Some problematic areas in the religion and spirituality domain also merit attention (the book is, in essence, pro-religion and spirituality): highly religious psychiatrists may sometimes miss out on salient clinical problems because they overemphasize religious commitment with their patients (APA has a position statement on this). Religious movements may be cultic or even destructive—plenty in the news on this—and a clinician may be asked to consult to a family or even to the press on this topic. Overall, however, the authors in this volume illustrate in an excellent manner the value and depth of an issue that deserves more attention from our profession than it currently receives.

Eisenberg  DM;  Kessler  RC;  Foster  C;  Norlock  FE;  Calkins  DR;  Delbanco  TL:  Unconventional medicine in the United States: prevalence, costs, and patterns of use.  N Engl J Med 1993; 328:246—252
[CrossRef] | [PubMed]
 
 The Pew Forum on Religion and Public Life: Many Americans Mix Multiple Faiths , 2009. http://pewforum.org/Other-Beliefs-and-Practices/Many-Americans-Mix-Multiple-Faiths.aspx
 
Galanter  M;  Dermatis  H;  Talbot  N;  McMahon  C;  Alexander  MJ:  Introducing spirituality into psychiatric care.  J Religion and Health 2009 (Epub ahead of print,  Sept 1, 2009)
 
References Container
+

References

Eisenberg  DM;  Kessler  RC;  Foster  C;  Norlock  FE;  Calkins  DR;  Delbanco  TL:  Unconventional medicine in the United States: prevalence, costs, and patterns of use.  N Engl J Med 1993; 328:246—252
[CrossRef] | [PubMed]
 
 The Pew Forum on Religion and Public Life: Many Americans Mix Multiple Faiths , 2009. http://pewforum.org/Other-Beliefs-and-Practices/Many-Americans-Mix-Multiple-Faiths.aspx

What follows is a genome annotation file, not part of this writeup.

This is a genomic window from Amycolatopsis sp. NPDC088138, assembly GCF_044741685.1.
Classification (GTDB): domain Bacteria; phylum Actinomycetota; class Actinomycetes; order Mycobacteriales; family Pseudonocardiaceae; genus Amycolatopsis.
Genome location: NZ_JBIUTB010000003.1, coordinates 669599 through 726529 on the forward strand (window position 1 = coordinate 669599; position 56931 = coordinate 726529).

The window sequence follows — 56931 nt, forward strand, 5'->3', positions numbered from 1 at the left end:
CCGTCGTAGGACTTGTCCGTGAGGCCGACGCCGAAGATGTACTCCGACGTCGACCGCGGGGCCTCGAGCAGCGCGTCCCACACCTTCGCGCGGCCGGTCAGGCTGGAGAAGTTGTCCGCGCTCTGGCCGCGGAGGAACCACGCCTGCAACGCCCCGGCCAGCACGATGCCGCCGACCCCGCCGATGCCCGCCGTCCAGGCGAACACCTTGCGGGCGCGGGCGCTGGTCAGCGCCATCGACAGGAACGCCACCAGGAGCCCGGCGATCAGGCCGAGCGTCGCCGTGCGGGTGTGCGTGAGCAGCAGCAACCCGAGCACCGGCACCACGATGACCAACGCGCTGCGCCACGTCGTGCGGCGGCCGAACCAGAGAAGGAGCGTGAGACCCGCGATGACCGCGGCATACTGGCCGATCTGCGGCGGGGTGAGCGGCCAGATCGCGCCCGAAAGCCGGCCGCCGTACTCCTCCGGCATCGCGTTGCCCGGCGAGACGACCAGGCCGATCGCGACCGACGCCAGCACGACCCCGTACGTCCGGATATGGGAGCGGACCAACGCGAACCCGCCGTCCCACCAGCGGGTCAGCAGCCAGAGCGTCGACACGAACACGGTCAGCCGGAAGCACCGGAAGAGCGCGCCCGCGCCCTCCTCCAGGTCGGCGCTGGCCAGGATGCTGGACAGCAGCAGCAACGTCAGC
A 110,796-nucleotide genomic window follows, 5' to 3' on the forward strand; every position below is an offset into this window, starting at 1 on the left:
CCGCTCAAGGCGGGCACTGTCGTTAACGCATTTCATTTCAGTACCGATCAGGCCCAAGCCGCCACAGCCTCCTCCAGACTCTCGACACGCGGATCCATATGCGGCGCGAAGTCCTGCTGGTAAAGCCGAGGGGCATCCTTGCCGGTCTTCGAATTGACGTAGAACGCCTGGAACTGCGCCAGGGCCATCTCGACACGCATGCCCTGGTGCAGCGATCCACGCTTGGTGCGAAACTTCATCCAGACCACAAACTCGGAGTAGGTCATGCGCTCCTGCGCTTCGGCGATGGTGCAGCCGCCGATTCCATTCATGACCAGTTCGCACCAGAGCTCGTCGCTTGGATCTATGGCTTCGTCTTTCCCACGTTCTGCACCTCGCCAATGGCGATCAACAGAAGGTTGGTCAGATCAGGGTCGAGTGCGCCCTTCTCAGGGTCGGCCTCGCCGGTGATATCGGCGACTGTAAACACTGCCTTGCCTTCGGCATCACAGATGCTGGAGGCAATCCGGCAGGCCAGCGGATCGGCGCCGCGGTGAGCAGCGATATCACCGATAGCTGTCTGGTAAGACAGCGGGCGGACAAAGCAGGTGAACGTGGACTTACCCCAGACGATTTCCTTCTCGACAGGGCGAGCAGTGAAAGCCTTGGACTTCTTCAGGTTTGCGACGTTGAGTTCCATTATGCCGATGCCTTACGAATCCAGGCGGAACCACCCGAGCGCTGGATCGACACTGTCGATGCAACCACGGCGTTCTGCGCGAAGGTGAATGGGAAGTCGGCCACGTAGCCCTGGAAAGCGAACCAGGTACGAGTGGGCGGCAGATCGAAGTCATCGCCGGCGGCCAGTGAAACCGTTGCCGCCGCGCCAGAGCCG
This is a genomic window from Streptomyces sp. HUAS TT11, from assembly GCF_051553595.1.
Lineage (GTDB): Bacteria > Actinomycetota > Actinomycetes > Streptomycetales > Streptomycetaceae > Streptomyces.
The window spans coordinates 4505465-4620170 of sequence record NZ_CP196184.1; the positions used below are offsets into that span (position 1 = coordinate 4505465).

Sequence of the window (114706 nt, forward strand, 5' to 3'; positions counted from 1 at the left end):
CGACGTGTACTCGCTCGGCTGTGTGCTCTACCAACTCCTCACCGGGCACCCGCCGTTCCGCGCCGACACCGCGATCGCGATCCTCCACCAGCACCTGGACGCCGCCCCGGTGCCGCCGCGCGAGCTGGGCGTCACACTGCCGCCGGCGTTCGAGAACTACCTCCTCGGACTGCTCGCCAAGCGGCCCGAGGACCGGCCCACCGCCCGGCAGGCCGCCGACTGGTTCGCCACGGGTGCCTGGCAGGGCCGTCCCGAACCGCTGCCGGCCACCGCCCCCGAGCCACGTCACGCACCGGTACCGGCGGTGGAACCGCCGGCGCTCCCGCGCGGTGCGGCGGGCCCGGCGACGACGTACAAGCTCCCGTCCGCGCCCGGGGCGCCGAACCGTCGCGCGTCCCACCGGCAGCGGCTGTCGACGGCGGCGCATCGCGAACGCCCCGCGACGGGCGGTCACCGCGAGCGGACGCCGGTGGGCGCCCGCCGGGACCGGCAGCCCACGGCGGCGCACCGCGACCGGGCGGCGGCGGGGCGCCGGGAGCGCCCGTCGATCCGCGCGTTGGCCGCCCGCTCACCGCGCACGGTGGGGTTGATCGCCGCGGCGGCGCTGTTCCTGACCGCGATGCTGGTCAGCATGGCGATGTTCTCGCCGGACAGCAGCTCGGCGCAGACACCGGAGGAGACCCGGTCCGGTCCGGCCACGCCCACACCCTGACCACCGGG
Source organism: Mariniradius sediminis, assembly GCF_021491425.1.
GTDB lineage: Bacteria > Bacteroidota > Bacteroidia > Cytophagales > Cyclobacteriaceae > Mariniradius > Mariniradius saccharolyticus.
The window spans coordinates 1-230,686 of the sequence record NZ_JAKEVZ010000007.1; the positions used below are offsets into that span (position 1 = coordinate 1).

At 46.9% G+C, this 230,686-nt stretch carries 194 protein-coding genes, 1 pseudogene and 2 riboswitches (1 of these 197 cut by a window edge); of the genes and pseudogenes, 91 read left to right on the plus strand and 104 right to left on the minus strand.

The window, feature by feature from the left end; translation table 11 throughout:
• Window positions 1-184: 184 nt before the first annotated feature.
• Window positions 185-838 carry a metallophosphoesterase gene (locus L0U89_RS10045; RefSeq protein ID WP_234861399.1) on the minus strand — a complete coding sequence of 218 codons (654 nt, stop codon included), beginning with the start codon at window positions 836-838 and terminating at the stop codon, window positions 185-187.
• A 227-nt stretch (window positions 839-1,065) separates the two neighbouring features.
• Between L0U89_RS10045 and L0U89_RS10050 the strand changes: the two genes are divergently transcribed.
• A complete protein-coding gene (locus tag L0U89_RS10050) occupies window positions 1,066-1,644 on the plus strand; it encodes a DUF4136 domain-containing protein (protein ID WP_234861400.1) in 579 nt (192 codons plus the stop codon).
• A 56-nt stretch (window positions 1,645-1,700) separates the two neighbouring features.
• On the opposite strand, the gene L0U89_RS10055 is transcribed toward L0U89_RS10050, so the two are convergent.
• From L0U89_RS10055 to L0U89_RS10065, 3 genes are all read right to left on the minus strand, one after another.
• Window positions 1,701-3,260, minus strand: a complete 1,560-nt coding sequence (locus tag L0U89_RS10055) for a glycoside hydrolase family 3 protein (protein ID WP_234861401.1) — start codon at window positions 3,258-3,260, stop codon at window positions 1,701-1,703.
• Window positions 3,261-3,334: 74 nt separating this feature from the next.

Galanter  M;  Dermatis  H;  Talbot  N;  McMahon  C;  Alexander  MJ:  Introducing spirituality into psychiatric care.  J Religion and Health 2009 (Epub ahead of print,  Sept 1, 2009)
 
References Container
+
+

CME Activity

There is currently no quiz available for this resource. Please click here to go to the CME page to find another.
Submit a Comments
Please read the other comments before you post yours. Contributors must reveal any conflict of interest.
Comments are moderated and will appear on the site at the discertion of APA editorial staff.

* = Required Field
(if multiple authors, separate names by comma)
Example: John Doe



Related Content
Books
Dulcan's Textbook of Child and Adolescent Psychiatry > Chapter 34.  >
Dulcan's Textbook of Child and Adolescent Psychiatry > Chapter 34.  >
Dulcan's Textbook of Child and Adolescent Psychiatry > Chapter 34.  >
Dulcan's Textbook of Child and Adolescent Psychiatry > Chapter 34.  >
The American Psychiatric Publishing Textbook of Substance Abuse Treatment, 4th Edition > Chapter 26.  >
Topic Collections
Psychiatric News
PubMed Articles
Spirituality and religiosity in supportive and palliative care. Curr Opin Support Palliat Care Published online Jul 15, 2014.;
The role of religion and spirituality in mental health. Curr Opin Psychiatry Published online Jul 18, 2014.;